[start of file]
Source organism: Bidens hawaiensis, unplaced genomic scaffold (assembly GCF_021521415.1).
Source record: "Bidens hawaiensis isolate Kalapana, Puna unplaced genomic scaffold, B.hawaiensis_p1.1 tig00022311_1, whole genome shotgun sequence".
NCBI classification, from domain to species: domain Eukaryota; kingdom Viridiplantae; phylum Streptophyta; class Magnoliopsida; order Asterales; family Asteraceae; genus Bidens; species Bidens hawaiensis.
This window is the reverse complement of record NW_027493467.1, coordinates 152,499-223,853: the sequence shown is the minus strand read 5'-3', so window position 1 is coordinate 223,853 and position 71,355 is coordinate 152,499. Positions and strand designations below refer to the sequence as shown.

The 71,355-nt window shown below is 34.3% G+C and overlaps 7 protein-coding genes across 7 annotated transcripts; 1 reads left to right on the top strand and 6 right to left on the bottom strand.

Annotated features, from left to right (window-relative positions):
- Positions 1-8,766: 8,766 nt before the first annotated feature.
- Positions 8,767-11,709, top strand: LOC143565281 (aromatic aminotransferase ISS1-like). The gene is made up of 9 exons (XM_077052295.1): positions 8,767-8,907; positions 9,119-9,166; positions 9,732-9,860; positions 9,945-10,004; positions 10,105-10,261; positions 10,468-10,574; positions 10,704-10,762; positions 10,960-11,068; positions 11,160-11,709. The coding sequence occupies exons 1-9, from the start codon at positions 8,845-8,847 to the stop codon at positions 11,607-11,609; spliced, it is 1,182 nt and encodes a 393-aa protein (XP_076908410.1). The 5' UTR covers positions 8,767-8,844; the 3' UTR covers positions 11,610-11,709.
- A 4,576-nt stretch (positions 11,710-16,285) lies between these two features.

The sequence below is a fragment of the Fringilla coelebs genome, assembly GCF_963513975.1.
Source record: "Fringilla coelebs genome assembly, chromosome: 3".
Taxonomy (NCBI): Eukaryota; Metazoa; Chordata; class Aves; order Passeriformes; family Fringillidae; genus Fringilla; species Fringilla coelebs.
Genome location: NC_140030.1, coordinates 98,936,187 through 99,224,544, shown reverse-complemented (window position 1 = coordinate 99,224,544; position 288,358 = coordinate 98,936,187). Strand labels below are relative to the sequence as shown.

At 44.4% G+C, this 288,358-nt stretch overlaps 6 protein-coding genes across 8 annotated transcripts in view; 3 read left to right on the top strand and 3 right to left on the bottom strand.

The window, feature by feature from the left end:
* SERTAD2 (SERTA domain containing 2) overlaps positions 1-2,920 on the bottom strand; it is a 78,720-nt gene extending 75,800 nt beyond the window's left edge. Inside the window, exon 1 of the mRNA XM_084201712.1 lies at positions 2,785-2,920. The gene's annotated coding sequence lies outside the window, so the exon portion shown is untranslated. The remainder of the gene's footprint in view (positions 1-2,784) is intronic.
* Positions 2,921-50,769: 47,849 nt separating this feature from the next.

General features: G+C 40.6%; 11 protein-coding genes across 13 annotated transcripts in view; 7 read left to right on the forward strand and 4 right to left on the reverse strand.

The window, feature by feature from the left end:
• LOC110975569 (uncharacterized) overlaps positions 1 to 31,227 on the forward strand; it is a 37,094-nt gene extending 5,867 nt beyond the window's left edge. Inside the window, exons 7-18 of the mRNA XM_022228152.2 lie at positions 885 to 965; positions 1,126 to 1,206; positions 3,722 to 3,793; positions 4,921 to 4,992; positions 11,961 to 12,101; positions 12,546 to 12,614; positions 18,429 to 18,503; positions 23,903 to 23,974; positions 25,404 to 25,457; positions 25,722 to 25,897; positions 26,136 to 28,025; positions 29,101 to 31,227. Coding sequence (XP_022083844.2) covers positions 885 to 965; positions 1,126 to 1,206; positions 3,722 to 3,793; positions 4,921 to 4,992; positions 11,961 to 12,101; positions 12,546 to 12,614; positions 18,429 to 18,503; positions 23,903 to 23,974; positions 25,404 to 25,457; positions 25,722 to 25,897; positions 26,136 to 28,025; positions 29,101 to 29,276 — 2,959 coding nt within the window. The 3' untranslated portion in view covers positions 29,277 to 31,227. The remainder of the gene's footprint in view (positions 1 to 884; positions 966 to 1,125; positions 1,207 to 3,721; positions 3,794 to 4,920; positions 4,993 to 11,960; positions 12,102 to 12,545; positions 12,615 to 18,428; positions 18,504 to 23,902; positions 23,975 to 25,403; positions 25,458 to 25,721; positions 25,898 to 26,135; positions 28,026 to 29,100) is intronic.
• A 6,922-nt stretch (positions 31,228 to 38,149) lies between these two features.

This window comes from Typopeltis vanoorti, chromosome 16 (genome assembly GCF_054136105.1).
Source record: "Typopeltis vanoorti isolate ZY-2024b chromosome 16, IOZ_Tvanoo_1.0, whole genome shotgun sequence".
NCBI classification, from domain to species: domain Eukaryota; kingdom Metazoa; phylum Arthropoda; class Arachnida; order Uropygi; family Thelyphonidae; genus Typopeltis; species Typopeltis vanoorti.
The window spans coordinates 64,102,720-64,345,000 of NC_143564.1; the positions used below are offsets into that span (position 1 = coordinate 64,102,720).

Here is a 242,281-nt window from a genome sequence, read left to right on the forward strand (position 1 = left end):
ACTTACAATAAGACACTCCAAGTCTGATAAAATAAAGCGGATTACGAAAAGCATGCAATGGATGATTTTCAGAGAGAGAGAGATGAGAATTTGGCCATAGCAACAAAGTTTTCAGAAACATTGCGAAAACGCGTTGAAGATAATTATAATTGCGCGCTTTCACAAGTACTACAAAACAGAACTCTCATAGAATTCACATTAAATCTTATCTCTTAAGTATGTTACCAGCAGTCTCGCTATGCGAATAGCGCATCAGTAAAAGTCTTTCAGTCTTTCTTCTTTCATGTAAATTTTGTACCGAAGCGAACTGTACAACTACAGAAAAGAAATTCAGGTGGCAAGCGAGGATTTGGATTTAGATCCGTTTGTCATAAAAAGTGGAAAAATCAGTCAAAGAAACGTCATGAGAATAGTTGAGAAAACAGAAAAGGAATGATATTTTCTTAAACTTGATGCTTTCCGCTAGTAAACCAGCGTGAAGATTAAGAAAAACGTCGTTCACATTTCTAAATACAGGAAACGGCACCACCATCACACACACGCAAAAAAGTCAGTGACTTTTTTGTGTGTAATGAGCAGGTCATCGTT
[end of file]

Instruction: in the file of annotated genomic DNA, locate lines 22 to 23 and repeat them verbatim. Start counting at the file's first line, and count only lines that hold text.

This window comes from Typopeltis vanoorti, chromosome 16 (genome assembly GCF_054136105.1).
Source record: "Typopeltis vanoorti isolate ZY-2024b chromosome 16, IOZ_Tvanoo_1.0, whole genome shotgun sequence".